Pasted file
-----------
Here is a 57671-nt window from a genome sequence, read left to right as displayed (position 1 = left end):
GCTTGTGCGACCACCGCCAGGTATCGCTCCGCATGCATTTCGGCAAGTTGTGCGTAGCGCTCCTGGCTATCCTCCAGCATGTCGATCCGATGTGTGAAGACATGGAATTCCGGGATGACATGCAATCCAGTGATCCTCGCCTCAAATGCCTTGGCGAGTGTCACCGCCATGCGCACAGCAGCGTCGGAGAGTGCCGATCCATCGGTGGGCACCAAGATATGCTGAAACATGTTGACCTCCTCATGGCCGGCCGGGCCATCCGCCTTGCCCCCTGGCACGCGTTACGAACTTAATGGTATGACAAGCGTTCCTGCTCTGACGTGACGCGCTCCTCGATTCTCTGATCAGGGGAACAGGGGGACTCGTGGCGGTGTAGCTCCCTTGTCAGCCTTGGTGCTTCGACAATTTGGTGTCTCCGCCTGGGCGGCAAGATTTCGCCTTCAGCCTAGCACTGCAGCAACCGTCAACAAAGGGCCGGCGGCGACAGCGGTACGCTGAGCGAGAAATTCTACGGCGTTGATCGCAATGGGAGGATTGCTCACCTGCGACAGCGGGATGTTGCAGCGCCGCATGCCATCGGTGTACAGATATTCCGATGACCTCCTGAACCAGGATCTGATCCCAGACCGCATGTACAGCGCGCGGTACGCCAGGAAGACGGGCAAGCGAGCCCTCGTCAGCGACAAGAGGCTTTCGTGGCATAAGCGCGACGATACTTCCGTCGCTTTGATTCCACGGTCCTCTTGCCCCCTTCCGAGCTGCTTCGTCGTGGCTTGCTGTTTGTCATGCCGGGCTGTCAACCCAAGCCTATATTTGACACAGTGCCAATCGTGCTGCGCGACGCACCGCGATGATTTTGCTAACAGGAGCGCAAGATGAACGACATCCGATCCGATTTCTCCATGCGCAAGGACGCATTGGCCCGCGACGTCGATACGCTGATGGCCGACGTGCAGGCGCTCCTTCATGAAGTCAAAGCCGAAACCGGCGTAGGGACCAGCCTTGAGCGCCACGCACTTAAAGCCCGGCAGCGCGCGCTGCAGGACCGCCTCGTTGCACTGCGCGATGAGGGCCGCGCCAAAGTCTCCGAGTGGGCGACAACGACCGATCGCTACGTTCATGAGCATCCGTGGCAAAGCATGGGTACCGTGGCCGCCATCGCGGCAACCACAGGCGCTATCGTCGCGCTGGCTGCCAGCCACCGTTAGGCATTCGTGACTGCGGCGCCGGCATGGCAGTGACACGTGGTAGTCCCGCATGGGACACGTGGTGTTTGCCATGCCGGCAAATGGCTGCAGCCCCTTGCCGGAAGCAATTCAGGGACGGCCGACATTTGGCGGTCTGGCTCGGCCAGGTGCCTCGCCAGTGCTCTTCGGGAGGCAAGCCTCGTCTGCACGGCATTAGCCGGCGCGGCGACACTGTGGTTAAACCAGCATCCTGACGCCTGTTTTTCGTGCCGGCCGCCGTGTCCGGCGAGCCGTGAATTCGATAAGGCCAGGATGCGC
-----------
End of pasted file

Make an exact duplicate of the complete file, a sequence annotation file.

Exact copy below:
Here is a 57671-nt window from a genome sequence, read left to right as displayed (position 1 = left end):
GCTTGTGCGACCACCGCCAGGTATCGCTCCGCATGCATTTCGGCAAGTTGTGCGTAGCGCTCCTGGCTATCCTCCAGCATGTCGATCCGATGTGTGAAGACATGGAATTCCGGGATGACATGCAATCCAGTGATCCTCGCCTCAAATGCCTTGGCGAGTGTCACCGCCATGCGCACAGCAGCGTCGGAGAGTGCCGATCCATCGGTGGGCACCAAGATATGCTGAAACATGTTGACCTCCTCATGGCCGGCCGGGCCATCCGCCTTGCCCCCTGGCACGCGTTACGAACTTAATGGTATGACAAGCGTTCCTGCTCTGACGTGACGCGCTCCTCGATTCTCTGATCAGGGGAACAGGGGGACTCGTGGCGGTGTAGCTCCCTTGTCAGCCTTGGTGCTTCGACAATTTGGTGTCTCCGCCTGGGCGGCAAGATTTCGCCTTCAGCCTAGCACTGCAGCAACCGTCAACAAAGGGCCGGCGGCGACAGCGGTACGCTGAGCGAGAAATTCTACGGCGTTGATCGCAATGGGAGGATTGCTCACCTGCGACAGCGGGATGTTGCAGCGCCGCATGCCATCGGTGTACAGATATTCCGATGACCTCCTGAACCAGGATCTGATCCCAGACCGCATGTACAGCGCGCGGTACGCCAGGAAGACGGGCAAGCGAGCCCTCGTCAGCGACAAGAGGCTTTCGTGGCATAAGCGCGACGATACTTCCGTCGCTTTGATTCCACGGTCCTCTTGCCCCCTTCCGAGCTGCTTCGTCGTGGCTTGCTGTTTGTCATGCCGGGCTGTCAACCCAAGCCTATATTTGACACAGTGCCAATCGTGCTGCGCGACGCACCGCGATGATTTTGCTAACAGGAGCGCAAGATGAACGACATCCGATCCGATTTCTCCATGCGCAAGGACGCATTGGCCCGCGACGTCGATACGCTGATGGCCGACGTGCAGGCGCTCCTTCATGAAGTCAAAGCCGAAACCGGCGTAGGGACCAGCCTTGAGCGCCACGCACTTAAAGCCCGGCAGCGCGCGCTGCAGGACCGCCTCGTTGCACTGCGCGATGAGGGCCGCGCCAAAGTCTCCGAGTGGGCGACAACGACCGATCGCTACGTTCATGAGCATCCGTGGCAAAGCATGGGTACCGTGGCCGCCATCGCGGCAACCACAGGCGCTATCGTCGCGCTGGCTGCCAGCCACCGTTAGGCATTCGTGACTGCGGCGCCGGCATGGCAGTGACACGTGGTAGTCCCGCATGGGACACGTGGTGTTTGCCATGCCGGCAAATGGCTGCAGCCCCTTGCCGGAAGCAATTCAGGGACGGCCGACATTTGGCGGTCTGGCTCGGCCAGGTGCCTCGCCAGTGCTCTTCGGGAGGCAAGCCTCGTCTGCACGGCATTAGCCGGCGCGGCGACACTGTGGTTAAACCAGCATCCTGACGCCTGTTTTTCGTGCCGGCCGCCGTGTCCGGCGAGCCGTGAATTCGATAAGGCCAGGATGCGC